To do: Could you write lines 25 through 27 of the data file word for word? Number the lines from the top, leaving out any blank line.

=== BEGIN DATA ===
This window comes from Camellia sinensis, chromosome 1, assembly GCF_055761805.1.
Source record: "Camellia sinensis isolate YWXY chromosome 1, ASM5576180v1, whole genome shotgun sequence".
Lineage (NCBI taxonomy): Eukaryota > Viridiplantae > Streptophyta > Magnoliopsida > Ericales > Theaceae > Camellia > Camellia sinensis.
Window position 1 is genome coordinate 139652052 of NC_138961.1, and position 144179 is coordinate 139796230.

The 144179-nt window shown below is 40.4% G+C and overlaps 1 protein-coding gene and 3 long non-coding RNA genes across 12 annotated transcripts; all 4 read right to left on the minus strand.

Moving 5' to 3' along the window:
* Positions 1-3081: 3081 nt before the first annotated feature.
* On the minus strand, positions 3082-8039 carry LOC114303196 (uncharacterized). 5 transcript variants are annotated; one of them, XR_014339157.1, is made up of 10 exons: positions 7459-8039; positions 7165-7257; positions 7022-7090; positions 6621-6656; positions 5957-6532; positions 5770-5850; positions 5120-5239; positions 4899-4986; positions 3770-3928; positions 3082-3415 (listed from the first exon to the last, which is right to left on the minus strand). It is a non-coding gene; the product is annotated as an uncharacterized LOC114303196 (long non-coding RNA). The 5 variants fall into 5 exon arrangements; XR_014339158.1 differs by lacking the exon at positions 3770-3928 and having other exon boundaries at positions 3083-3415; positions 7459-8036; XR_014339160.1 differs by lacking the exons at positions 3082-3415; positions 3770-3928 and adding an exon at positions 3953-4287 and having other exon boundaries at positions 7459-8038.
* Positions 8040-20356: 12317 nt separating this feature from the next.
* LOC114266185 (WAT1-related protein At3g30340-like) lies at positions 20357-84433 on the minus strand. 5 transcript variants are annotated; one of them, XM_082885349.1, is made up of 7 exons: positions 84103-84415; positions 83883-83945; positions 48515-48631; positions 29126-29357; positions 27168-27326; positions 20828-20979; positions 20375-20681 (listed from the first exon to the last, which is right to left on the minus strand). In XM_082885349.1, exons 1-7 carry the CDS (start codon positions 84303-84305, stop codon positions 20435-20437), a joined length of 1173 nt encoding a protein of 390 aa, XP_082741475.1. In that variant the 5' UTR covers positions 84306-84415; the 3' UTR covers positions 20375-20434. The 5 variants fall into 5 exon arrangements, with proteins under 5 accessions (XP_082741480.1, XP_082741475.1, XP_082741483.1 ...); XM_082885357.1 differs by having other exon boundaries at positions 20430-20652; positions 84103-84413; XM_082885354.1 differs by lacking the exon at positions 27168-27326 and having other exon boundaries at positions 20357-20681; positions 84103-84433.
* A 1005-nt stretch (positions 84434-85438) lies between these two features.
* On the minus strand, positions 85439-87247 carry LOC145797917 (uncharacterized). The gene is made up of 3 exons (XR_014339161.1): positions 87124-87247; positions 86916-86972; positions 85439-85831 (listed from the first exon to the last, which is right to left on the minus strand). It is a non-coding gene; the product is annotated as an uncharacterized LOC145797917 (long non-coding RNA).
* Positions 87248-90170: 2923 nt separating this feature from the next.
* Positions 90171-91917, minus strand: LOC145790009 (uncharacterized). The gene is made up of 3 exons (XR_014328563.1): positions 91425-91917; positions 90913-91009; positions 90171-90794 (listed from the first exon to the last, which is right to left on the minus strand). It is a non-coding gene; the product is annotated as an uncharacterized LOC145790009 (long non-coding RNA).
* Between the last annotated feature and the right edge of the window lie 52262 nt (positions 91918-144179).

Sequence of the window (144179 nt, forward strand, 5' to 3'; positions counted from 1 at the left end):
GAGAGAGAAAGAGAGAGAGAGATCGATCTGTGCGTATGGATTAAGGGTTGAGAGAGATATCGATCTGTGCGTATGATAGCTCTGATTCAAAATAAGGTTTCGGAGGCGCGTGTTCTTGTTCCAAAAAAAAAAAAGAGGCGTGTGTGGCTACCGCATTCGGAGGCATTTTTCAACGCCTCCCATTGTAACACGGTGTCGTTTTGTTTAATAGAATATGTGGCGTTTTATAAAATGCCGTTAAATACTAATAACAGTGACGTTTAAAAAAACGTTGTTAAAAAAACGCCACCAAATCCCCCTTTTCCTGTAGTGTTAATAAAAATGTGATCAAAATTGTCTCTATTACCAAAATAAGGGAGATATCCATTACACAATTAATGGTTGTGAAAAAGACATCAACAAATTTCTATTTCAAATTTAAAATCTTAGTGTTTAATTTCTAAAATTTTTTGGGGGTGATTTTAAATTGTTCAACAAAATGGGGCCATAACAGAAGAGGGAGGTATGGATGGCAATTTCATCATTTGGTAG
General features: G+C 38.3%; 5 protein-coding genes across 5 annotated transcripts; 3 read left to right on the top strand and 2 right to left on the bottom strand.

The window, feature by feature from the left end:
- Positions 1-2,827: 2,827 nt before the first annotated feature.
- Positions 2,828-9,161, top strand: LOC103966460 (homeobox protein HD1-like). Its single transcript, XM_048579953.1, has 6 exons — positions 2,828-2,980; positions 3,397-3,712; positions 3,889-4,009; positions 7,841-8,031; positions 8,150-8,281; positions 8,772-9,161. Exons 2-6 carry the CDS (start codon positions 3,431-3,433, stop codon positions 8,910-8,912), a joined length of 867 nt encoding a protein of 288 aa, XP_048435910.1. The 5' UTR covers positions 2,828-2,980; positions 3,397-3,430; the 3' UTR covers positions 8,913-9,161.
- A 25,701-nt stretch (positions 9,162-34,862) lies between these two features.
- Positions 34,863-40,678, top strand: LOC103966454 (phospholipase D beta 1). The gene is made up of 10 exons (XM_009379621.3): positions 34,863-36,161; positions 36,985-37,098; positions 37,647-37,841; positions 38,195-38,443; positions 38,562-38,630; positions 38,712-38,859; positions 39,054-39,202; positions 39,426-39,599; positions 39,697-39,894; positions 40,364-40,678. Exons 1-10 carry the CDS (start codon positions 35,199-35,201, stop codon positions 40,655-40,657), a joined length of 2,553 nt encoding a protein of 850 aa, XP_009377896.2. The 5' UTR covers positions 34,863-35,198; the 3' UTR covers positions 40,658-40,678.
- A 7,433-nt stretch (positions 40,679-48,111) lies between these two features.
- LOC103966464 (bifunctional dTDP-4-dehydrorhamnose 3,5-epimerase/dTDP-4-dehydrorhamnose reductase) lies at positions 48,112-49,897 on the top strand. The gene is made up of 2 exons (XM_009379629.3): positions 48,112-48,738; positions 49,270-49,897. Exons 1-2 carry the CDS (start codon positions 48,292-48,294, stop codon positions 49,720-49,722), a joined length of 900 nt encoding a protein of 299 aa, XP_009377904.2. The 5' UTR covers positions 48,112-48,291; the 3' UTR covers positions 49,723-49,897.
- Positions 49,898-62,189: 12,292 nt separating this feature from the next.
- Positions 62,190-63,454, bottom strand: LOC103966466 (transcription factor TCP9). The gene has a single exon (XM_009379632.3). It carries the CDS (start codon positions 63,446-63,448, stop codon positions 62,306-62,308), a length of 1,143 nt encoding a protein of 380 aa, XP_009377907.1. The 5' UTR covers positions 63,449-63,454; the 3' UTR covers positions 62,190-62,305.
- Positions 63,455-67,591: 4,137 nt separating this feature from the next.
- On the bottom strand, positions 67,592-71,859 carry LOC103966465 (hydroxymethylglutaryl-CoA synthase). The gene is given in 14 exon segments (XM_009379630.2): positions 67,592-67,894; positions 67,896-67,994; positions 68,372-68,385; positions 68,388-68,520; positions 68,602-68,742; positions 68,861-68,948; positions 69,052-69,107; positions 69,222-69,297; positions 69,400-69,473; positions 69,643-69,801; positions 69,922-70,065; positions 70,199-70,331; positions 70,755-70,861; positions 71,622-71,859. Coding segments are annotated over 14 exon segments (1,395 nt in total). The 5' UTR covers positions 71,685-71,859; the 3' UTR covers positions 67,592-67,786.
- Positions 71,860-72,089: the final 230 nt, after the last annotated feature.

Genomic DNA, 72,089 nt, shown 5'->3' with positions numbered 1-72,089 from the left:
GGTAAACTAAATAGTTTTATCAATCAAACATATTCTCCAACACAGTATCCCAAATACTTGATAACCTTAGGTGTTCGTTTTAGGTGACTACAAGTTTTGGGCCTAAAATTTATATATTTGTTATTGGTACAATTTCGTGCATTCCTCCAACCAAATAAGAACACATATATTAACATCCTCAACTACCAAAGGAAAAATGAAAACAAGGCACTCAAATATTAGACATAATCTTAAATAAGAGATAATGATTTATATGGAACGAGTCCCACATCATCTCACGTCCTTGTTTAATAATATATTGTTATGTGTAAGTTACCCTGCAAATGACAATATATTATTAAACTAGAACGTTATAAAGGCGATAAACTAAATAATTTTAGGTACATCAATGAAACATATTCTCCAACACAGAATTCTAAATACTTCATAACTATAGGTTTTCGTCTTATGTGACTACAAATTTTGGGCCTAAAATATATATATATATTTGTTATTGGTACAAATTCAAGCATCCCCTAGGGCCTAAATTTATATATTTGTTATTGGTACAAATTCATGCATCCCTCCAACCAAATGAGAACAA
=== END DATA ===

- LOC103966464 (bifunctional dTDP-4-dehydrorhamnose 3,5-epimerase/dTDP-4-dehydrorhamnose reductase) lies at positions 48,112-49,897 on the top strand. The gene is made up of 2 exons (XM_009379629.3): positions 48,112-48,738; positions 49,270-49,897. Exons 1-2 carry the CDS (start codon positions 48,292-48,294, stop codon positions 49,720-49,722), a joined length of 900 nt encoding a protein of 299 aa, XP_009377904.2. The 5' UTR covers positions 48,112-48,291; the 3' UTR covers positions 49,723-49,897.
- Positions 49,898-62,189: 12,292 nt separating this feature from the next.
- Positions 62,190-63,454, bottom strand: LOC103966466 (transcription factor TCP9). The gene has a single exon (XM_009379632.3). It carries the CDS (start codon positions 63,446-63,448, stop codon positions 62,306-62,308), a length of 1,143 nt encoding a protein of 380 aa, XP_009377907.1. The 5' UTR covers positions 63,449-63,454; the 3' UTR covers positions 62,190-62,305.